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COVID, Bezos, Serfs and Other Risks to America’s Economic Health


Below we look at  the currents impacting America’s economic health. The symptoms (and culprits) might surprise you.


It’s no secret what I think of Facebook—I find it sort of appalling at so many levels, from the cultural to the financial, but that’s a bias not a fact, and this is not another report on Facebook, just a confession of a bias.

Yet mixed within one’s biases, including my own, there often lie certain facts worth sharing, as we do below when measuring the objective threats to America’s economy in general and its capitalism in particular, as both are at historical levels of risk.

Buckle up…

Stepping Back

Every now and then it’s worth stepping back from the markets and their signals and doing a general pulse-check on the systems and people living in the real economy, as I have done on occasion here, here and here, for example.

Toward that end, I’ve given blunt opinions on what I consider to be empirically clear signs that capitalism has died in the U.S. at the hands of a subtle but shameless form of Wall Street socialism.

The updated observations below track America’s slow decoupling from sound economic policy and an open yet ignored decoupling from the core majesty of capitalism itself.

The New Feudalism

American exceptionalism, as current COVID and capitalism disasters confirm, has morphed into a distortion that resembles more of a comorbidity than a guiding light, and a system more akin to feudalism than capitalism.

Despite a prior reputation for leading the world in innovation, problem solving and health care, for example, the U.S. is witnessing record hospitalizations in a nation comprising 5% of the global population yet 25% of its COVID infections.

Regardless of one’s politics, the COVID crisis is now an open symptom of failure, not exceptionalism.

The same is true of the current crisis facing American capitalism.

In its purest form, capitalism IS an exceptional system, yet sadly one that is morphing into something that is anything but exceptional.

A Critical Turning Point

Regardless of legitimately debatable views on how individuals and policy makers (from central bankers to health organizations) have handled the pandemic, we can all agree that COVID represents a turning point.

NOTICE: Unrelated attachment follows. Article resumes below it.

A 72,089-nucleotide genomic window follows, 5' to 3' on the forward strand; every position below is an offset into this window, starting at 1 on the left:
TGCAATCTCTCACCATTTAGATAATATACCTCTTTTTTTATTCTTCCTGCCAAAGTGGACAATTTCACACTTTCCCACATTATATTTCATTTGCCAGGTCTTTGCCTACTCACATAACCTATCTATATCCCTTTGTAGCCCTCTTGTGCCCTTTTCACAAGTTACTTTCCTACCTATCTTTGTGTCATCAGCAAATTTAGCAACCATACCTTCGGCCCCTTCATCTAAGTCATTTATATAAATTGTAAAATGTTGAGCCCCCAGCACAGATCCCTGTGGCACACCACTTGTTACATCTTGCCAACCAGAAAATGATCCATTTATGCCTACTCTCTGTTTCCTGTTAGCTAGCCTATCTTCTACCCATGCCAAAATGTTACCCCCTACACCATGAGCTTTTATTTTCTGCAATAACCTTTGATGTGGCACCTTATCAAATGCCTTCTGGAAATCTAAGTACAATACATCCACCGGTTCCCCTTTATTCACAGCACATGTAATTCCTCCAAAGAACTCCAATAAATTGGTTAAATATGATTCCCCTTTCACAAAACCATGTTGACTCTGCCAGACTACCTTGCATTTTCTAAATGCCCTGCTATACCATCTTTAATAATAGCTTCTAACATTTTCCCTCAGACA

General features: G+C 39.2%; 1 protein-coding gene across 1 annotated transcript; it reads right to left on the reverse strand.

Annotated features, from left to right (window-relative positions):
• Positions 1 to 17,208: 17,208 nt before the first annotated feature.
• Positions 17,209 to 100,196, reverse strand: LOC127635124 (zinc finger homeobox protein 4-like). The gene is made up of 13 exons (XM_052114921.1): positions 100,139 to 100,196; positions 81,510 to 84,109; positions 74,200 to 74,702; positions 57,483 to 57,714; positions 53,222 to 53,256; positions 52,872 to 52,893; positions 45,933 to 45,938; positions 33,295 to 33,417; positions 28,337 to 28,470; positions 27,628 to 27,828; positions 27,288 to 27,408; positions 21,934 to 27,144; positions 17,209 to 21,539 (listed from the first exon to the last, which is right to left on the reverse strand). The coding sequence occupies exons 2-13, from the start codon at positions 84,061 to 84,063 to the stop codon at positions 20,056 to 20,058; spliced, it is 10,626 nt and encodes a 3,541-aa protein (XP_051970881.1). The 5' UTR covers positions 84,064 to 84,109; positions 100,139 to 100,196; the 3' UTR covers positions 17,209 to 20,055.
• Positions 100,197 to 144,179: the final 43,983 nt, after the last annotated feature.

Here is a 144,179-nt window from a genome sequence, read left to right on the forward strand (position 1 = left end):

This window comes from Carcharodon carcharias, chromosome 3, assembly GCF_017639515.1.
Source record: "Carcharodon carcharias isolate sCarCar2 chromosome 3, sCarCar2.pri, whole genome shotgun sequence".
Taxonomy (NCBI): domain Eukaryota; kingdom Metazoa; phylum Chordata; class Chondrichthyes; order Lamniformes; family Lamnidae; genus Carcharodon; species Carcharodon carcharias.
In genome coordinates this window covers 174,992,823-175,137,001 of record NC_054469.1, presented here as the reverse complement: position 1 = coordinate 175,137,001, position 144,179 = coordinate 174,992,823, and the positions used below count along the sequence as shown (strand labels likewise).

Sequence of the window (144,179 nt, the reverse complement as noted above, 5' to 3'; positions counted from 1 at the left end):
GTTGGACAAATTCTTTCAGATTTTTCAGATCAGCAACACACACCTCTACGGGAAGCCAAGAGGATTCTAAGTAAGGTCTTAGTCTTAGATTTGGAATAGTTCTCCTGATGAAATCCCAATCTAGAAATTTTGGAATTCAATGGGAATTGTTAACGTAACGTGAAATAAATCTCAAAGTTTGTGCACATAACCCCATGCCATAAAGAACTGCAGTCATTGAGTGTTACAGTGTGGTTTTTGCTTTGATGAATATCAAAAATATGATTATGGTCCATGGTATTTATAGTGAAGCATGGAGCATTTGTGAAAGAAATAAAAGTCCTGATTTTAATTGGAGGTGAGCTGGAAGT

The question now is whether it will be a turning point for the worse or the better.

One way to forecast this direction is by tracking the current health of U.S. capitalism.

Capitalism Re-Assessed

Today, with central banks engaged in open Wall Street socialism wherein artificially repressed rates and unlimited QE have directly benefited the two largest asset classes in America, namely real estate and stocks, we can’t deny the cause-and-effect powers (as well as beneficiaries) of such “accommodation.”

It’s an objective fact that 80 % of those assets are owned by the top 10%.

Does that feel like capitalism working at a national level, or something far more targeted and far less “free-market” driven?

The very concept of central-bank supported (and Congress-lobbied) capitalism is itself a contradiction in terms, and requires on honest re-assessment (and some hard questions) regarding the true meaning of capitalism.

Can any system, market or sector, for example, that is directly and exclusively supported by trillions in fiat money creation and decades of artificially repressed (and unnaturally low) interest rates by definition be labeled “free market,” “natural” or even “capitalistic”?

Be honest.

And has the $6+ trillion in Fed money creation since 2008 truly “trickled down” to the real economy or has it primarily benefited risk asset markets like stocks on the S&P 500…


…or real estate owners and their ambitious, commission-based brokers:


Again: Be honest.

Whether you be in the top 10% or the bottom 10%, the answer to such questions is empirically obvious.

Such asset price inflation (i.e. bubbles) in everything from tech stocks to beach front real estate is not symbolic of the lauded and natural “Darwinism” of competitive, free-market capitalism.

Instead, such targeted bubbles for the top 10% (and the consequent wealth disparity that followed for the rest of the country) are dangerous indicators of a kind of post-modern feudalism.

That is, we are seeing a questionable cabal of policy makers subsidizing (aka “accommodating”) a distinct minority of beneficiaries and then calling the result “economic stimulus” as the rest of the country gets poorer by the day.


But again, is that capitalism?

Capitalism, whether defined by Adam Smith or abused by Gordon Gecko, is a dynamic, full-body contact sport of almost blood-thirsty competition played on a level playing field of new ideas, equal capital costs and individual effort.